Showing posts from September, 2018

Midweek Musing: Ode to Woman, Wisdom, Humanity

Reflection for worship at Wesley Uniting Church. 23 September 2018

Proverbs 31:10-31 and James 3:13-18 

In a drawing room in Regency England, in the house known as Netherfield, Mr Bingley observes:
‘It is amazing to me how young ladies can have patience to be so very accomplished, as they all are.’

Mr Darcy was ‘very far from agreeing with you in your estimation of ladies in general. I cannot boast of knowing more than half a dozen … that are really accomplished.’
‘Nor I, I am sure,’ added Miss Bingley.
‘Then,’ observed Elizabeth, ‘you must comprehend a great deal in your idea of an accomplished woman.’
‘I do.’
But it was Miss Bingley who provided the details of their idea of ‘accomplished’: ‘A woman must have a thorough knowledge of music, singing, drawing, dancing, and the modern languages, to deserve the word; and besides all this, she must possess a certain something in her air and manner of walking, the tone of her voice, her address and expressions, or the word will be but half…

Midweek Musing. More than the moments

As July began, four weeks away in the UK and USA loomed as a potential disaster for one recovering from glandular fever and very low iron. The infusion of iron held purpose for lifting energy levels, but it was far from living up to its promise by the time I came to pack and check in for the flights to Edinburgh. I spent the day before I left snoozing through TV shows in between short bursts of just enough energy to tidy up, pack, lock the garage – I didn’t do so much of what I had planned to do before I left. But what I did would have to be enough. And as there would be no turning back from the planned adventures to Edinburgh, Cardiff, Oxford, Stratford, Washington, and Dayton, I would have to plan to be diligent with time for rest, if my fears for a post-trip energy melt down were not to be realised.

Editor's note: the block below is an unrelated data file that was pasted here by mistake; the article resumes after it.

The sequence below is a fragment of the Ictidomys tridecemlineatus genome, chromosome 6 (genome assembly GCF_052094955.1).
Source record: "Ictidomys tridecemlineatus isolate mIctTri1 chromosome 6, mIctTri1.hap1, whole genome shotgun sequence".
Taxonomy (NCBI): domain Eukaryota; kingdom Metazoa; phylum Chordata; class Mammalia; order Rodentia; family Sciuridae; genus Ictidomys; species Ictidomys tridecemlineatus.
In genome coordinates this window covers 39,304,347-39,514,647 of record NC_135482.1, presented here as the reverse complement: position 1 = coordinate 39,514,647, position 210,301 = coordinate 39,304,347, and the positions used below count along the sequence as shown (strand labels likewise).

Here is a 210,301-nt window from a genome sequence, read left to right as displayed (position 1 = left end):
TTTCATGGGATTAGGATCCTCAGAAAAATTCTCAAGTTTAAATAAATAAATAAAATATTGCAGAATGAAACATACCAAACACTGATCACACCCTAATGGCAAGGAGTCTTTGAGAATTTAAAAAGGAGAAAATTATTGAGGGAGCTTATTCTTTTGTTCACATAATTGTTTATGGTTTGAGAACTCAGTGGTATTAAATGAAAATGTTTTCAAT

The first half of 2018 has been like living in an intensely focussed bubble of ‘new’. Even without health concerns it would have been exhausting. I realise I have probably been processi…

Diary of a chronically exhausted vicar. Episode 13.

In which I get moving on my house furnishing project, think about how to get me moving again, and then take it a little bit too far.

I decided it was time to plot the next stages of project house furnishing, which was put on hold for the world tour interlude.

The next room I’ve been wanting to furnish is the family room, but I was also stalled with progress on this one because I couldn’t decide what exactly I wanted to do with it. I have been intentional with each room, giving it a colour scheme, and specific purpose. I had started off with the idea that the dining / lounge area would be more formal, for entertaining, more poised, for reading and quiet, with the family room for the tv and every day living. Off the family room is a multi purpose room with an entry way but no doors. This is the music room, and apart from a lamp and a fancy music stand, it’s pretty much finished (the only other one I can say that about is the library; yes, I insist on calling the ‘study’ my library, beca…

Midweek Musing. On being 'Sister Sarah'.

Trying to explain why I prefer to be single is hard. To admit that sex is not part of one's life can make one seem flawed, somehow almost leprous in the eyes of others, or at least, society. Our society is so hyper-sexualised, it makes talking about the breadth of human relationships really difficult sometimes. But as a minister, we talk human relationships a lot, and when travelling to visit many friends and catch up on stories, as I recently did, human relationships are integral to the stories we share with each other.

How do I talk about intimacy without a listener immediately assuming sex? Or about the demonstrative affection I find quite natural, but which is inherently sister-like towards my fellow human whom I love as a sister-friend? Can I avoid labels such as 'a-sexual' or 'a-romantic' (people are so keen to label).

My younger sister's friends took took to calling me 'sister Sarah' in their university days, when I was allowed to hang out with t…